How to Propagate Purple Heart Plant

My Grandma Corrigan loved propagating plants. African violets specifically.

She had quite a collection. There were purple ones, pink ones, ruffled ones, and miniature ones. She had a plant stand by the kitchen window where all the African violets lived. Each pot was set inside a metal ring at the end of a metal arm on her old plant stand.

When we sat at the table, my Grandma would clean up the bottom leaves of her violets, using her finger and thumb to snip off the damaged leaves, collecting them in a pile in front of her while she told us stories.  Every now and again, she’d take a leaf and put it into a glass of water.  When that leaf grew new roots, I thought it was the coolest thing…ever!

I’ve been in love with growing new plants ever since, and this year, I’m making a concerted effort to propagate new plants for our garden.  Making new plants is fun, but it’s also a great way to save money. 

My container garden plan calls for ten Purple Heart (Tradescantia pallida) plants this season. If I buy these plants from White Flower Farm, it will cost over $100. Luckily, I saved a plant from last year that I’ll use to take cuttings so I can make my plants for free.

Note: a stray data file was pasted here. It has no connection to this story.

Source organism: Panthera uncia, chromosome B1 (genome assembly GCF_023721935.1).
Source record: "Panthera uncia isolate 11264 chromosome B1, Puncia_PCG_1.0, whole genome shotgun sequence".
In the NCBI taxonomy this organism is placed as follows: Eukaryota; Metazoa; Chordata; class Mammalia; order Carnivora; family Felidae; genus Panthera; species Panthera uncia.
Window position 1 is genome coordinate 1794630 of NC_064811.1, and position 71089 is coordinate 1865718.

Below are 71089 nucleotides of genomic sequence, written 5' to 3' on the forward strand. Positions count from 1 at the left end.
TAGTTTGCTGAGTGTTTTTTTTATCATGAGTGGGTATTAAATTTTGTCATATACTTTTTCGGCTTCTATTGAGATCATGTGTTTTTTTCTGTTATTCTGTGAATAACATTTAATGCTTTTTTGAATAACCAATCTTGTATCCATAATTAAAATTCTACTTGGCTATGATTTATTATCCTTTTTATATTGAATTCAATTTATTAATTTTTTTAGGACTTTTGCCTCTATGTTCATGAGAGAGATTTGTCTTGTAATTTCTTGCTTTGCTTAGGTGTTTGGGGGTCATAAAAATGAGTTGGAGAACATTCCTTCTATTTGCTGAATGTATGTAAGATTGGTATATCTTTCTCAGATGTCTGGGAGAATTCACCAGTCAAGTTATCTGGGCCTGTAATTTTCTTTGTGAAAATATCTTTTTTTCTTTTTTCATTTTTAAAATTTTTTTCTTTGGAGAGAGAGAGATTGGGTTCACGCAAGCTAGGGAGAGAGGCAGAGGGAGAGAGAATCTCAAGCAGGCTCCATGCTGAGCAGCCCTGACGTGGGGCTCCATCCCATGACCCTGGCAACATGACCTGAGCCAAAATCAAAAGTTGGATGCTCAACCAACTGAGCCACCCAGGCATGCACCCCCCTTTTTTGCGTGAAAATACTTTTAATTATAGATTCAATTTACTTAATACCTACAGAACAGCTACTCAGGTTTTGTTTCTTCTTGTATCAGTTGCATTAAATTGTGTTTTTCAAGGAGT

It’s easy to propagate Purple Heart (Tradescantia pallida ‘Purple Heart’) plants. You can check out my quick video to see the step-by-step process. I’ve also included some helpful hints below that you can download.

Quick How-To video showing you how to take stem cuttings.

Helpful Hints for Creating Beautiful Purple Heart Plants from Cuttings

Hint 1

Take your cutting just below a node. The growth cells of a plant are most concentrated at the nodes. You’ll have the greatest success taking your cuttings just below the node.

Hint 2

You don’t need to place your cuttings into water to form roots. You can place Purple Heart cuttings directly into the soil to propagate. Just be sure to keep the soil moist.

Hint 3

Plant your stems into soil once you see healthy roots to avoid rotting. Although the stems can survive in water for a short period of time, it’s best to plant them once the roots form.

If you want your new plant to look bigger, use more stems in a single pot for instant impact.

Hint 4

It takes 2-4 weeks for roots to form on healthy stems. Your cuttings will grow more quickly if they are kept in a warm environment.

I hope you found this quick tutorial helpful. If you’d like to see more How-To videos, please leave a comment below. Thanks for watching, and happy gardening!

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